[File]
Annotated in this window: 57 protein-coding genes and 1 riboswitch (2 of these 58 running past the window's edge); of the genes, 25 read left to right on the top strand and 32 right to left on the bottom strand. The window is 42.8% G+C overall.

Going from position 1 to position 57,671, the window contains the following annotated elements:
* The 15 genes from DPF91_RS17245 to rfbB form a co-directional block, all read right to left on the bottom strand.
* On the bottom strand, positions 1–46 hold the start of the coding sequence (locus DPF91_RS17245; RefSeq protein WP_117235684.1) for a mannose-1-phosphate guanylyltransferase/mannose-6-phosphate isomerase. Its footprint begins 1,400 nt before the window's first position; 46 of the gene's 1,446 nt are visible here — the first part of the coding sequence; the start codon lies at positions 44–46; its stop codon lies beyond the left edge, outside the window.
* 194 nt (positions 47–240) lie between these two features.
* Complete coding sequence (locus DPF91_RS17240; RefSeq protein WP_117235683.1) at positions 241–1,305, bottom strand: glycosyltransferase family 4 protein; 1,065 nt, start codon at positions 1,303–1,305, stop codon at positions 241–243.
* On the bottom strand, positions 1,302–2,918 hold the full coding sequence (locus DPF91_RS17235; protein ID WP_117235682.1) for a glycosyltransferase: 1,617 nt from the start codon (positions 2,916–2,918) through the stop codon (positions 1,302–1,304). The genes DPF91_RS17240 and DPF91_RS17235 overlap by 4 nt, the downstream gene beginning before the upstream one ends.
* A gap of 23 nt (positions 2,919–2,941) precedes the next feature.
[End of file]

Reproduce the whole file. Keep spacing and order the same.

Annotated in this window: 57 protein-coding genes and 1 riboswitch (2 of these 58 running past the window's edge); of the genes, 25 read left to right on the top strand and 32 right to left on the bottom strand. The window is 42.8% G+C overall.

Going from position 1 to position 57,671, the window contains the following annotated elements:
* The 15 genes from DPF91_RS17245 to rfbB form a co-directional block, all read right to left on the bottom strand.
* On the bottom strand, positions 1–46 hold the start of the coding sequence (locus DPF91_RS17245; RefSeq protein WP_117235684.1) for a mannose-1-phosphate guanylyltransferase/mannose-6-phosphate isomerase. Its footprint begins 1,400 nt before the window's first position; 46 of the gene's 1,446 nt are visible here — the first part of the coding sequence; the start codon lies at positions 44–46; its stop codon lies beyond the left edge, outside the window.
* 194 nt (positions 47–240) lie between these two features.
* Complete coding sequence (locus DPF91_RS17240; RefSeq protein WP_117235683.1) at positions 241–1,305, bottom strand: glycosyltransferase family 4 protein; 1,065 nt, start codon at positions 1,303–1,305, stop codon at positions 241–243.
* On the bottom strand, positions 1,302–2,918 hold the full coding sequence (locus DPF91_RS17235; protein ID WP_117235682.1) for a glycosyltransferase: 1,617 nt from the start codon (positions 2,916–2,918) through the stop codon (positions 1,302–1,304). The genes DPF91_RS17240 and DPF91_RS17235 overlap by 4 nt, the downstream gene beginning before the upstream one ends.
* A gap of 23 nt (positions 2,919–2,941) precedes the next feature.